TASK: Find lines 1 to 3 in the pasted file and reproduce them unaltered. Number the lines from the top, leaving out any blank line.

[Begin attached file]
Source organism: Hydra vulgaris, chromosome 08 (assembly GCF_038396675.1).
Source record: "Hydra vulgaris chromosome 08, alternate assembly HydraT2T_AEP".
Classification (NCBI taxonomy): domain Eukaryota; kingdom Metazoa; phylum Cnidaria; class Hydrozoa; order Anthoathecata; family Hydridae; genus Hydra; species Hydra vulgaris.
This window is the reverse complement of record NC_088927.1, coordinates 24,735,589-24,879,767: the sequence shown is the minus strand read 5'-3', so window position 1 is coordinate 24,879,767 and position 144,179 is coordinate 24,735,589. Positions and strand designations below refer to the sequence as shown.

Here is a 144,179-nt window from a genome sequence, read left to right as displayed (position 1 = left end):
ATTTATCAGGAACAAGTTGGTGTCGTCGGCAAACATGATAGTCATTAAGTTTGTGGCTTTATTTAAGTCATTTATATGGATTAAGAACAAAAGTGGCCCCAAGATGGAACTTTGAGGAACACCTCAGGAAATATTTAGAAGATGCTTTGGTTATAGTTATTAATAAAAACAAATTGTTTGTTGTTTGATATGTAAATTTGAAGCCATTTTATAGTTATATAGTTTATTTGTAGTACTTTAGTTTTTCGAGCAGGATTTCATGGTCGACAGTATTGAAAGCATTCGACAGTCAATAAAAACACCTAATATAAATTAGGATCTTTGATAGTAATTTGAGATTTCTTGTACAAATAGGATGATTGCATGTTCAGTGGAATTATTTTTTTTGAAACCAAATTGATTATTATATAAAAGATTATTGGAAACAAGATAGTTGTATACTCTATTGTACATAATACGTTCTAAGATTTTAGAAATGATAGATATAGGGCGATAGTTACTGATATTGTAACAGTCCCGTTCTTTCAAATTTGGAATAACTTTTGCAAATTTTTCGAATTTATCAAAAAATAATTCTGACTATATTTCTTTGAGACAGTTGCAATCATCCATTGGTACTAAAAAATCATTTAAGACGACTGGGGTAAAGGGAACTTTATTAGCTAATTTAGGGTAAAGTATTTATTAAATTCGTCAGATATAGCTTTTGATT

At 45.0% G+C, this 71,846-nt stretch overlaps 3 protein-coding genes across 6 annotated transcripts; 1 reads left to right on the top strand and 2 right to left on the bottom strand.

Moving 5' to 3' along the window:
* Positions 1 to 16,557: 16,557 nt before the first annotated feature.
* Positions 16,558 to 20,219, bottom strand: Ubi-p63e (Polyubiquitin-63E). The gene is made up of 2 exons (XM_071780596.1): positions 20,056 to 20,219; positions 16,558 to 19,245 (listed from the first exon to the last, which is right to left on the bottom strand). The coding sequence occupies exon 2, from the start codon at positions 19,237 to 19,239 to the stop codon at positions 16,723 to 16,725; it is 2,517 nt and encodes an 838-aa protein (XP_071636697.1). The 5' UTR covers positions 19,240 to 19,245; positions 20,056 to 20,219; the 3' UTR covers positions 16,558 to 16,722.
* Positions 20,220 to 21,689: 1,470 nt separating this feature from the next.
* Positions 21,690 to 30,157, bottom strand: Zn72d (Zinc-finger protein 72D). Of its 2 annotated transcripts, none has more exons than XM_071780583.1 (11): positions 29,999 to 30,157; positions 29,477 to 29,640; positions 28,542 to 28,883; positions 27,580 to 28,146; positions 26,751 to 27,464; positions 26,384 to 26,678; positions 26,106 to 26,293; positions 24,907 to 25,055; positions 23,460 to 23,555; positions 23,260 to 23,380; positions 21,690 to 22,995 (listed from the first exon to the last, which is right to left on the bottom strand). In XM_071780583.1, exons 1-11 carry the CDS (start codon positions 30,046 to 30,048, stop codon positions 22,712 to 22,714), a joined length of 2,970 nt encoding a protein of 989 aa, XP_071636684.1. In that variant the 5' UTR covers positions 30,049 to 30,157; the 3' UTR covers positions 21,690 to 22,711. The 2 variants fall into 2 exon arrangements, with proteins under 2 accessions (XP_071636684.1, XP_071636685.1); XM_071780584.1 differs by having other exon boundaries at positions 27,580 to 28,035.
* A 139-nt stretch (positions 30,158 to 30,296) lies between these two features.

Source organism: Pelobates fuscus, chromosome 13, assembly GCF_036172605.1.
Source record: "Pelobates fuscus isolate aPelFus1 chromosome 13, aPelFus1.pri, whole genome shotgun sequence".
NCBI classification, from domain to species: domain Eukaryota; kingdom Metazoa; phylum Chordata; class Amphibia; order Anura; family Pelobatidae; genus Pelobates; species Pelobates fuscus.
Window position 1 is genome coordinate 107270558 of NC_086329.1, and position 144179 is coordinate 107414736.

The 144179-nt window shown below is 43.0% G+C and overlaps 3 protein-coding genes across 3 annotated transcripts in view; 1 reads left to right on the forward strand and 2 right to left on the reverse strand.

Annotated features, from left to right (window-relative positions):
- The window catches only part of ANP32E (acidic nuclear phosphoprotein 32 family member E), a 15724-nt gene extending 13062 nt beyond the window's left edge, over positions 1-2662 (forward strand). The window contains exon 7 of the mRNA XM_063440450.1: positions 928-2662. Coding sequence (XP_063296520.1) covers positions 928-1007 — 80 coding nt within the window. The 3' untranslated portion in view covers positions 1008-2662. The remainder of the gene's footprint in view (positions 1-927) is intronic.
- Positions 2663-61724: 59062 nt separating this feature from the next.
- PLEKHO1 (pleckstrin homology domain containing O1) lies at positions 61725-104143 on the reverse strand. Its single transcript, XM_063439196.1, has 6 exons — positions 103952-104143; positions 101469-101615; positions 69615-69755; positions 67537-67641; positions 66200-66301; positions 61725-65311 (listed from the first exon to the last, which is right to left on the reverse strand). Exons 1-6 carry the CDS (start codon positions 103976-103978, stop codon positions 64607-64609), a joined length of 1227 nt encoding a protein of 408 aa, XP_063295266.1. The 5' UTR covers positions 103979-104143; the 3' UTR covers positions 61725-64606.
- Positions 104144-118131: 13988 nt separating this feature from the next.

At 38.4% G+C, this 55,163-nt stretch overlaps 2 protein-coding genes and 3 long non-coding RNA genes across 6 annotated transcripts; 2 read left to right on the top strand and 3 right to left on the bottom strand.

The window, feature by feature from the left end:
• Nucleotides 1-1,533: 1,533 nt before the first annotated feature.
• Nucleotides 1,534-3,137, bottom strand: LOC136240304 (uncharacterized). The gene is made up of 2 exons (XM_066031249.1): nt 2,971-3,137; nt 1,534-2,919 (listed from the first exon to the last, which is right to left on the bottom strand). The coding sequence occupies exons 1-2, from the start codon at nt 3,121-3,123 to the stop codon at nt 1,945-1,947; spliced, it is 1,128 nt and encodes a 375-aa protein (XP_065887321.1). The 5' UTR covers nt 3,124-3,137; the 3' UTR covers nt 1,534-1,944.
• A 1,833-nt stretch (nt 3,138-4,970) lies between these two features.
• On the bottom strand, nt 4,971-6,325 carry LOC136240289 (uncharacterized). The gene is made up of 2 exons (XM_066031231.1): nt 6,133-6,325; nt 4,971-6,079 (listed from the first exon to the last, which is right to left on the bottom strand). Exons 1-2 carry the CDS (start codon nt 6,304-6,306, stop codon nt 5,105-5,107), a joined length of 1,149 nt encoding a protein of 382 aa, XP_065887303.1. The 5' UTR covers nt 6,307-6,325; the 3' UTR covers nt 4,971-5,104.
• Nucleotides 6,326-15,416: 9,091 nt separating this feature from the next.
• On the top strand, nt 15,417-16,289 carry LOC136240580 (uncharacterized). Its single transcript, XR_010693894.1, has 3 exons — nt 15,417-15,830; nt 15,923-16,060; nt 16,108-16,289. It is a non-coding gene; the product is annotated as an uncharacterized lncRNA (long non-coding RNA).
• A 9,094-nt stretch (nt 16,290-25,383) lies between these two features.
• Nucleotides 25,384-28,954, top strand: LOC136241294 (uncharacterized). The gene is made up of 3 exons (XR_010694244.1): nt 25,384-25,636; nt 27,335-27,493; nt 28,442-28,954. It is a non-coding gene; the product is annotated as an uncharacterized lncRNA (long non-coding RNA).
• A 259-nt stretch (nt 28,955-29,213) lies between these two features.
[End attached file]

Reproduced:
Source organism: Hydra vulgaris, chromosome 08 (assembly GCF_038396675.1).
Source record: "Hydra vulgaris chromosome 08, alternate assembly HydraT2T_AEP".
Classification (NCBI taxonomy): domain Eukaryota; kingdom Metazoa; phylum Cnidaria; class Hydrozoa; order Anthoathecata; family Hydridae; genus Hydra; species Hydra vulgaris.